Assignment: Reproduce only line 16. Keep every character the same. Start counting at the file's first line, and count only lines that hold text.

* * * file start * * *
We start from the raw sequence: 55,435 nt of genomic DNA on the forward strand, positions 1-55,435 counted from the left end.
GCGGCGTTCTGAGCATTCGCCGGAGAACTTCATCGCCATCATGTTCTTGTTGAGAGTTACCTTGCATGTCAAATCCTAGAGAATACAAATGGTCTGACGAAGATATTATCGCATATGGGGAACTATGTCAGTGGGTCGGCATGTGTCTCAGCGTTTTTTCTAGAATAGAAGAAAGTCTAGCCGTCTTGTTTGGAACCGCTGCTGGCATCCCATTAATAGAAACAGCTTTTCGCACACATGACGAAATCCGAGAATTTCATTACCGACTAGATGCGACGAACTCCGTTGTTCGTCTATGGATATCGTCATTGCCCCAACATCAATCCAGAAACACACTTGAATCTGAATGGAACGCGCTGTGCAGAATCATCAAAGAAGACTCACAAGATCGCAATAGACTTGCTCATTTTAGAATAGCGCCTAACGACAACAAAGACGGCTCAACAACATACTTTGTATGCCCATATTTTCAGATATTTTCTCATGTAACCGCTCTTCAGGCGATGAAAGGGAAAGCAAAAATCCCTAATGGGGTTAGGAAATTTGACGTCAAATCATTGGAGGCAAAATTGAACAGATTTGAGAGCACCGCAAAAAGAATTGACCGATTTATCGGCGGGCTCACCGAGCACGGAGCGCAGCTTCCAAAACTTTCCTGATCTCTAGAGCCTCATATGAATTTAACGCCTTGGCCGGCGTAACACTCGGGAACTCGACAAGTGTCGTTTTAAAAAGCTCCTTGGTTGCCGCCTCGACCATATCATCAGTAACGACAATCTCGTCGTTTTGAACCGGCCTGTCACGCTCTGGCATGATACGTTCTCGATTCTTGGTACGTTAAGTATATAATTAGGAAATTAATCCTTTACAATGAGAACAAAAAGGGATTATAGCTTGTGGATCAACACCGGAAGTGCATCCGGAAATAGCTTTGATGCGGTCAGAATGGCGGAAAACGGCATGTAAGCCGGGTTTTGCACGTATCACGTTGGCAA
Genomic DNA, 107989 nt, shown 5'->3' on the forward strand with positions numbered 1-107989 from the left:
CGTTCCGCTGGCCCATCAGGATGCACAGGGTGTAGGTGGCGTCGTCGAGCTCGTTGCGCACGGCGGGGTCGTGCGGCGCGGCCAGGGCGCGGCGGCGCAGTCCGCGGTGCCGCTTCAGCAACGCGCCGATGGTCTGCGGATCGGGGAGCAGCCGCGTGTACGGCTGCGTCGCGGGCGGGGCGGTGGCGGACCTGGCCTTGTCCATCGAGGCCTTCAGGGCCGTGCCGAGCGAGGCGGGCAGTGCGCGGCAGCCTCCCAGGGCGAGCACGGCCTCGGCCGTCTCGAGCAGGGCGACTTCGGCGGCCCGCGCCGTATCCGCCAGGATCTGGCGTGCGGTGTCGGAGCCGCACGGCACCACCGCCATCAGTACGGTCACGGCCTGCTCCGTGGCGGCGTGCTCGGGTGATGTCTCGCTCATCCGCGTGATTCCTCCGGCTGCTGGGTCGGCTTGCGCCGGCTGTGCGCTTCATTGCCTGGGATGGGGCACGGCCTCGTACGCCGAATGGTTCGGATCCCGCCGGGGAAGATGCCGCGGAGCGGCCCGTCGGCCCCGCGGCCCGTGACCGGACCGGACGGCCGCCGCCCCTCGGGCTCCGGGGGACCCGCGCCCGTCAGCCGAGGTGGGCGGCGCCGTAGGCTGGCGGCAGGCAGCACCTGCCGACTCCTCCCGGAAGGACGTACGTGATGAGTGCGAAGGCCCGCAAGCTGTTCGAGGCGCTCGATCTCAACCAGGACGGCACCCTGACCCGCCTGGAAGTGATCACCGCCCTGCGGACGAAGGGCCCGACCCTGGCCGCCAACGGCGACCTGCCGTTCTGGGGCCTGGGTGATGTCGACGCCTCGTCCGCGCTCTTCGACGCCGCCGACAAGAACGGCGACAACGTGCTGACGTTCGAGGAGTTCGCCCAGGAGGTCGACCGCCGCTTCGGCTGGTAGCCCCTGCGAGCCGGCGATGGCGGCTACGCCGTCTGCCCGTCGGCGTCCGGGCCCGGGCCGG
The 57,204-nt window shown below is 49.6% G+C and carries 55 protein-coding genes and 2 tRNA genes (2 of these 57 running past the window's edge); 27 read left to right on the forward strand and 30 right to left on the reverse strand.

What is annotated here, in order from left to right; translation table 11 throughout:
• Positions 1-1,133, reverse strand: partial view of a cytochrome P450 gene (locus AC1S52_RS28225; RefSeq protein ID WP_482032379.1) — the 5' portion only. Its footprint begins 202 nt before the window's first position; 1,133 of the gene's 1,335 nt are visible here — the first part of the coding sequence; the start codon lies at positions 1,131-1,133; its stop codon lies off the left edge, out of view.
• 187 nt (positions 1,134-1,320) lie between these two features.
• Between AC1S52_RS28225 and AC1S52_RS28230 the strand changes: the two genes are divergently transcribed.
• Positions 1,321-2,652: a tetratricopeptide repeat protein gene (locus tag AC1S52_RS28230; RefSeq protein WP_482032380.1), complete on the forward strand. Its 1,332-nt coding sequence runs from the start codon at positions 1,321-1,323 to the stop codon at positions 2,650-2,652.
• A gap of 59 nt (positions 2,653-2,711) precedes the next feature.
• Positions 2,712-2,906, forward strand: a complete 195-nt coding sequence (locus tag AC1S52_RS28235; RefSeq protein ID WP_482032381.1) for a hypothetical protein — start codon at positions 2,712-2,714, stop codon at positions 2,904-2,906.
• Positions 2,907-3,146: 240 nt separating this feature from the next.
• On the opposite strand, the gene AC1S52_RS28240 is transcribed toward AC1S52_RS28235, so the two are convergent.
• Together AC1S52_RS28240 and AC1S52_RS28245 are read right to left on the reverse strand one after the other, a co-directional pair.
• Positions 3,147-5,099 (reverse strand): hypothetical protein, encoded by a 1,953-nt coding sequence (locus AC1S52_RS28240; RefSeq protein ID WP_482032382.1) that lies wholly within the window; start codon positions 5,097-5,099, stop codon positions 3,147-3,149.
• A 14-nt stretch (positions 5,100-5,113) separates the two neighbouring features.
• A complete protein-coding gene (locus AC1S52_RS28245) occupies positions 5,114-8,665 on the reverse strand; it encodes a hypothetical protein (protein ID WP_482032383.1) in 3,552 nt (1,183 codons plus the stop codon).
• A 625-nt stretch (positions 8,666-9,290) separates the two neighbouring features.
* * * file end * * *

• Positions 3,147-5,099 (reverse strand): hypothetical protein, encoded by a 1,953-nt coding sequence (locus AC1S52_RS28240; RefSeq protein ID WP_482032382.1) that lies wholly within the window; start codon positions 5,097-5,099, stop codon positions 3,147-3,149.